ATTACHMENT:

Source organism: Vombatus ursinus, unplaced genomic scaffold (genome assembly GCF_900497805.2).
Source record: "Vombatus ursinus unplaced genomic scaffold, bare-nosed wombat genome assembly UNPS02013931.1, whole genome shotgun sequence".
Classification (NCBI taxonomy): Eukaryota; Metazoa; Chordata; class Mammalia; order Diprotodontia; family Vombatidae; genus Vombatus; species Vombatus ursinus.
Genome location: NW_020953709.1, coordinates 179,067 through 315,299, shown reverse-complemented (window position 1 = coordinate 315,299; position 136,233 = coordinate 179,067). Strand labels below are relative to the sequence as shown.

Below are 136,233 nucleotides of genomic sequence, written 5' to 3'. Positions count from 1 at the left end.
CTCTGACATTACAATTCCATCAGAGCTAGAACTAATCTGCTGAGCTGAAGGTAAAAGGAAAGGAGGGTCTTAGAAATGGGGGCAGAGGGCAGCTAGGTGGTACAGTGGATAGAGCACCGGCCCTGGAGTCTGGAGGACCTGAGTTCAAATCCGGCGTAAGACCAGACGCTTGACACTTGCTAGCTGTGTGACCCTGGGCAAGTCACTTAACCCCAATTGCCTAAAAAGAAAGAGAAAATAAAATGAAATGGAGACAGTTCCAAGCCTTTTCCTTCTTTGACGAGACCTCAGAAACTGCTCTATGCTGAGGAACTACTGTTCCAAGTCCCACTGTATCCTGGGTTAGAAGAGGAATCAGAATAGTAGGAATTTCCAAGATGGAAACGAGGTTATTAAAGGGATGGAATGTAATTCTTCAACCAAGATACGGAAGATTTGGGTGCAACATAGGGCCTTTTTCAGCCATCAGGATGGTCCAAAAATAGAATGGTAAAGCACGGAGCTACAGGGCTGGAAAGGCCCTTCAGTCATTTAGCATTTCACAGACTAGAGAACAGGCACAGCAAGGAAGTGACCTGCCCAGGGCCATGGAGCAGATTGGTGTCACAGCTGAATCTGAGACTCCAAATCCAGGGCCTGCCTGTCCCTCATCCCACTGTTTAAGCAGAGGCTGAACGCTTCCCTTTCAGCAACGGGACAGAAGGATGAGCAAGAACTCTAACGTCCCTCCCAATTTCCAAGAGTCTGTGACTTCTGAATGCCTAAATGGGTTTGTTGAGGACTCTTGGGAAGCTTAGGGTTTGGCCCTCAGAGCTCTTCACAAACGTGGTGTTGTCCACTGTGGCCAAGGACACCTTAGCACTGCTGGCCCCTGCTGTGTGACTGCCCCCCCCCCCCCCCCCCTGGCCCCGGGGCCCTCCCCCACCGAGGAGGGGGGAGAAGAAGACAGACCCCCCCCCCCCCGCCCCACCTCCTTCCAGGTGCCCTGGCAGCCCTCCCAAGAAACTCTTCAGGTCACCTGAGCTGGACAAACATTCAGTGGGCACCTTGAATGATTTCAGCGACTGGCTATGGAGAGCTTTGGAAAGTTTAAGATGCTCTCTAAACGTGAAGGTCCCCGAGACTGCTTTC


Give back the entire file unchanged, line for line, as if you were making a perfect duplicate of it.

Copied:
Source organism: Vombatus ursinus, unplaced genomic scaffold (genome assembly GCF_900497805.2).
Source record: "Vombatus ursinus unplaced genomic scaffold, bare-nosed wombat genome assembly UNPS02013931.1, whole genome shotgun sequence".
Classification (NCBI taxonomy): Eukaryota; Metazoa; Chordata; class Mammalia; order Diprotodontia; family Vombatidae; genus Vombatus; species Vombatus ursinus.
Genome location: NW_020953709.1, coordinates 179,067 through 315,299, shown reverse-complemented (window position 1 = coordinate 315,299; position 136,233 = coordinate 179,067). Strand labels below are relative to the sequence as shown.

Below are 136,233 nucleotides of genomic sequence, written 5' to 3'. Positions count from 1 at the left end.
CTCTGACATTACAATTCCATCAGAGCTAGAACTAATCTGCTGAGCTGAAGGTAAAAGGAAAGGAGGGTCTTAGAAATGGGGGCAGAGGGCAGCTAGGTGGTACAGTGGATAGAGCACCGGCCCTGGAGTCTGGAGGACCTGAGTTCAAATCCGGCGTAAGACCAGACGCTTGACACTTGCTAGCTGTGTGACCCTGGGCAAGTCACTTAACCCCAATTGCCTAAAAAGAAAGAGAAAATAAAATGAAATGGAGACAGTTCCAAGCCTTTTCCTTCTTTGACGAGACCTCAGAAACTGCTCTATGCTGAGGAACTACTGTTCCAAGTCCCACTGTATCCTGGGTTAGAAGAGGAATCAGAATAGTAGGAATTTCCAAGATGGAAACGAGGTTATTAAAGGGATGGAATGTAATTCTTCAACCAAGATACGGAAGATTTGGGTGCAACATAGGGCCTTTTTCAGCCATCAGGATGGTCCAAAAATAGAATGGTAAAGCACGGAGCTACAGGGCTGGAAAGGCCCTTCAGTCATTTAGCATTTCACAGACTAGAGAACAGGCACAGCAAGGAAGTGACCTGCCCAGGGCCATGGAGCAGATTGGTGTCACAGCTGAATCTGAGACTCCAAATCCAGGGCCTGCCTGTCCCTCATCCCACTGTTTAAGCAGAGGCTGAACGCTTCCCTTTCAGCAACGGGACAGAAGGATGAGCAAGAACTCTAACGTCCCTCCCAATTTCCAAGAGTCTGTGACTTCTGAATGCCTAAATGGGTTTGTTGAGGACTCTTGGGAAGCTTAGGGTTTGGCCCTCAGAGCTCTTCACAAACGTGGTGTTGTCCACTGTGGCCAAGGACACCTTAGCACTGCTGGCCCCTGCTGTGTGACTGCCCCCCCCCCCCCCCCCCTGGCCCCGGGGCCCTCCCCCACCGAGGAGGGGGGAGAAGAAGACAGACCCCCCCCCCCCCGCCCCACCTCCTTCCAGGTGCCCTGGCAGCCCTCCCAAGAAACTCTTCAGGTCACCTGAGCTGGACAAACATTCAGTGGGCACCTTGAATGATTTCAGCGACTGGCTATGGAGAGCTTTGGAAAGTTTAAGATGCTCTCTAAACGTGAAGGTCCCCGAGACTGCTTTC